Skip to main content

Dr Paul Booton

Dr Paul Booton has been appointed as the Chair of General Practice and Primary Care at St George’s, University of London. Paul is currently the Head of Undergraduate Primary Care Teaching at Imperial College London.

Paul studied as an undergraduate at the London Hospital Medical College. After medical registration he worked as medical officer for the UN High Commission For Refugees amongst the Vietnamese ‘boat people’ in Hong Kong. He continued his training in hospital medicine as a physician, before pursuing a career in general practice. After a year in general practice in rural Suffolk, he returned to London as lecturer at Guy's and St Thomas' Medical School Department of Primary Care.

He moved to King’s College London to set up the first experiments in teaching general medicine in general practice. Subsequently, as undergraduate dean, he led the development of the new medical undergraduate curriculum for the newly formed merged medical school of Guy's, King's and St Thomas'. Paul led the development of the final Student House Officer Year, which was a highly innovative approach to bridging the gap between undergraduate and pre-registration house officer years.

Paul moved to Imperial College London in 2005 to become  Head of Undergraduate Primary Care Teaching   in the Department of Primary Care and Public Health, and has been engaged in broadening and deepening primary care's engagement in the undergraduate curriculum. He will commence his appointment at St George’s in October. On behalf of his colleagues in the Department of Primary Care & Public Health, I'd like to congratulate Paul on his new appointment. We look forward to working with him in the future on pan-London academic primary care initiatives. 

Comments

Popular posts from this blog

A View from the Community - Dr Dana Beale

As part of our View from the Community series of articles, our Year 6 Specialty Choice Lead Dr Ros Herbert interviewed community teacher Dr Dana Beale, to get the inside track on what it's like being a community teacher for Imperial College. To read more articles like this, please sign up to our newsletter by emailing b.broglia@imperial.ac.uk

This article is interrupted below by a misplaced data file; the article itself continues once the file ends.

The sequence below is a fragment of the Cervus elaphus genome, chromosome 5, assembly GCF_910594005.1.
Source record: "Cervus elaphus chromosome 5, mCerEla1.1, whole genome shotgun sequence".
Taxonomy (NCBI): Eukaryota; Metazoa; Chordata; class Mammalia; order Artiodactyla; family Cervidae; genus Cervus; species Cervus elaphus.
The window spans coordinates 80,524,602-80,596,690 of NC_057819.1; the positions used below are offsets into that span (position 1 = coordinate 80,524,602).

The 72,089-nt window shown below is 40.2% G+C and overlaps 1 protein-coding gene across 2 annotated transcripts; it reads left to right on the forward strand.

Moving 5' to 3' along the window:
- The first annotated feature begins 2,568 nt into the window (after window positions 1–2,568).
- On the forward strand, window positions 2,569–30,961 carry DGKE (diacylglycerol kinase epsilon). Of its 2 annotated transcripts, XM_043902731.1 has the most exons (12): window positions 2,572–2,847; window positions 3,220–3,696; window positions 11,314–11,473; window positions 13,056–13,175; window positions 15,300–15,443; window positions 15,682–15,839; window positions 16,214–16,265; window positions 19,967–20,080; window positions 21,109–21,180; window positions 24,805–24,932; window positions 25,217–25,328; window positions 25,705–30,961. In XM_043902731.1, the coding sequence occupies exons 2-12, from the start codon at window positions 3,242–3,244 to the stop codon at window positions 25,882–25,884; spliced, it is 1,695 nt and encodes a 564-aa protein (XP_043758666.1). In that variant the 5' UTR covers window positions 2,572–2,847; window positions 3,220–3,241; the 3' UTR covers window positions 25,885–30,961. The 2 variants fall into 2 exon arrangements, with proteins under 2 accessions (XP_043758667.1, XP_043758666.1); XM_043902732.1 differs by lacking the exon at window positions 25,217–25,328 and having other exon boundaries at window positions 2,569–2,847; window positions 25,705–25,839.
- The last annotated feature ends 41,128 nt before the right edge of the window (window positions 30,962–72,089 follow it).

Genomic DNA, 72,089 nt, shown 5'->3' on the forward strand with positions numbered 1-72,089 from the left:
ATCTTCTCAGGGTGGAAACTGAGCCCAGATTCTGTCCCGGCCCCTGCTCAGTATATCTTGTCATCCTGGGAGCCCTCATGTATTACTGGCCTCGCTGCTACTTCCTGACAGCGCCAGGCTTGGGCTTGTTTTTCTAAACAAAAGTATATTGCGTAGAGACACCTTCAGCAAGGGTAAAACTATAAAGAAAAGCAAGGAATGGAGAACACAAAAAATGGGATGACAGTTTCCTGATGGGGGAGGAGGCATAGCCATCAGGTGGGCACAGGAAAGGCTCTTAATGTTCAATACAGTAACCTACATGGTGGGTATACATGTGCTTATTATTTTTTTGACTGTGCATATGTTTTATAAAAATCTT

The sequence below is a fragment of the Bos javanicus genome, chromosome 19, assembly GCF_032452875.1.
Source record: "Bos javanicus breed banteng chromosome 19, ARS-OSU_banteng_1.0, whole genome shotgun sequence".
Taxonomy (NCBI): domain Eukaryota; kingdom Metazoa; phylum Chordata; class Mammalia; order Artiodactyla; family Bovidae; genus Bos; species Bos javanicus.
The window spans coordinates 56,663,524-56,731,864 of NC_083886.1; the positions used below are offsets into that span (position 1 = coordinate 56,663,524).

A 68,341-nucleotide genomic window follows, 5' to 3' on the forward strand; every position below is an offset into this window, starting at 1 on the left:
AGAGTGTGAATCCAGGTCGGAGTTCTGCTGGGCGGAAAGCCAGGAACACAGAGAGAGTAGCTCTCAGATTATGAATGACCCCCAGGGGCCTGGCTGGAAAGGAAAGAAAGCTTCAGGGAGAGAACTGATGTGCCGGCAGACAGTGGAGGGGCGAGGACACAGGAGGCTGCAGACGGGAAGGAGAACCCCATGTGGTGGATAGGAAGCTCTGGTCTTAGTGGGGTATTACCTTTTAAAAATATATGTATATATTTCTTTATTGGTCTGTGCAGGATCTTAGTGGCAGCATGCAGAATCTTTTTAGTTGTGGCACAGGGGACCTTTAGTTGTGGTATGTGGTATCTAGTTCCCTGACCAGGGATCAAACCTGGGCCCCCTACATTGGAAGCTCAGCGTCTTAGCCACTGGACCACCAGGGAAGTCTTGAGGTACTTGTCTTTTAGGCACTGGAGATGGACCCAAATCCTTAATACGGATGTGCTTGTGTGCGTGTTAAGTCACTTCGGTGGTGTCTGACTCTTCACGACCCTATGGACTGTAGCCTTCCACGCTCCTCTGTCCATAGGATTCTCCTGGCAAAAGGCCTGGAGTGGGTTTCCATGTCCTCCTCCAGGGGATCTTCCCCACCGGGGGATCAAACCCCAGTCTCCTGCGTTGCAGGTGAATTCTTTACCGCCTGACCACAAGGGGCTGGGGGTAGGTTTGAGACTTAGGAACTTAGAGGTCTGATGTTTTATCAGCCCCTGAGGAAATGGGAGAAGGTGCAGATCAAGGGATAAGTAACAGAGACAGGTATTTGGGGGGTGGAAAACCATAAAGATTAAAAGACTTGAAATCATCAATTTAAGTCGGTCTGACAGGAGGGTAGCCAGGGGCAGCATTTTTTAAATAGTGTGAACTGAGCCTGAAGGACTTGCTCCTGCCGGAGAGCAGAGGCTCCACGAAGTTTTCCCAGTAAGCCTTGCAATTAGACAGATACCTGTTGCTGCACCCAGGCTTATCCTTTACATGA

Dana, tell me what first got you interested in homeless medicine? "Incredibly I was inspired by the same module I did as a student at Imperial College that I am now teaching on! Back then it was 'medical and social care of the homeless' and was based at the surgery for the homeless in Great Chapel Street - a fabulous service that showed me that primary care tailored to this vulnerable and challenging group existed and I promised myself there and then that I would return to work in this field."

What makes you so enthusiastic about this work? "I find this line of work a breath of fresh air; at times incredibly challenging …

Introducing the WATCCH Project - Widening Access to Careers in Community Healthcare

The Undergraduate Primary Care Education team in the Department of Primary Care and Public Health at Imperial College London has kicked off an exciting new work experience programme called WATCCH – Widening Access to Careers in Community Healthcare.
There is a shortage of work experience in the health sector for pupils, particularly for those who have no connection to healthcare professionals. WATCCH aims to open up work experience opportunities in the healthcare sector by offering placements for sixth form pupils from disadvantaged backgrounds to shadow various allied healthcare professionals in general practices. These 16/17 year olds have completed their GCSEs with good grades, do not have placements elsewhere, and are the first in their family applying to university. 
Pupils will attend a pre-placement induction at Imperial College's Charing Cross Hospital Campus, and will then have a 3-day work experience session at a general practice where they will observe a variety of allie…

What makes a good placement?

In the New Year, Dr Kevin Patel a GP ST3 on the Imperial VTS, takes a reflective look at the factors that go into making a good clinical attachment for trainees.
As GP trainees we are ‘encouraged’ to reflect; challenging encounters with patients, conversations with colleagues that could have gone better, moments when you felt like you were born to do this job. All of this is good fodder for your ePortfolio.
Not one to miss out on a reflective opportunity, I took a step back from a discussion that was taking place about difficult rotations, a conversation I imagine that is oft-repeated amongst GPs and hospital doctors up and down the country, and thought about how we could use our experience as GP trainees to feed into this.
As trainees we rotate into diverse placements, from paediatrics to public health to care of the elderly. I counted at least 15 distinct departments I have worked in since finishing medical school just over 5 years ago. This is more than any other specialty trainee…